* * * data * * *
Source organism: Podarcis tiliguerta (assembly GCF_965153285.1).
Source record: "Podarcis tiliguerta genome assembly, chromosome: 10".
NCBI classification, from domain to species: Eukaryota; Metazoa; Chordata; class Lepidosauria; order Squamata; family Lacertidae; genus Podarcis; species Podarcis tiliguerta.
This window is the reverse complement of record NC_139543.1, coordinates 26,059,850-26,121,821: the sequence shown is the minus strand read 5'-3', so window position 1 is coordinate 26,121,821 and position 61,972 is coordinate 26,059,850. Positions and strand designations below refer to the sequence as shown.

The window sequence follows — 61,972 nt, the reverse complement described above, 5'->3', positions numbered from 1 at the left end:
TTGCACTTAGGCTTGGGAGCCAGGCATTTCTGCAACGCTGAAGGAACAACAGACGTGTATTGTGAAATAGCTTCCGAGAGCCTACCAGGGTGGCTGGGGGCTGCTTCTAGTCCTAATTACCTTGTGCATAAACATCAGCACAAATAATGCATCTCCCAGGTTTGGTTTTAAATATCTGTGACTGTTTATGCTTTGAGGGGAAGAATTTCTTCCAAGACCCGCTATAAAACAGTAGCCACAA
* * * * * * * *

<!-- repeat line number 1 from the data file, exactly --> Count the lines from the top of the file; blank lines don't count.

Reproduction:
Source organism: Podarcis tiliguerta (assembly GCF_965153285.1).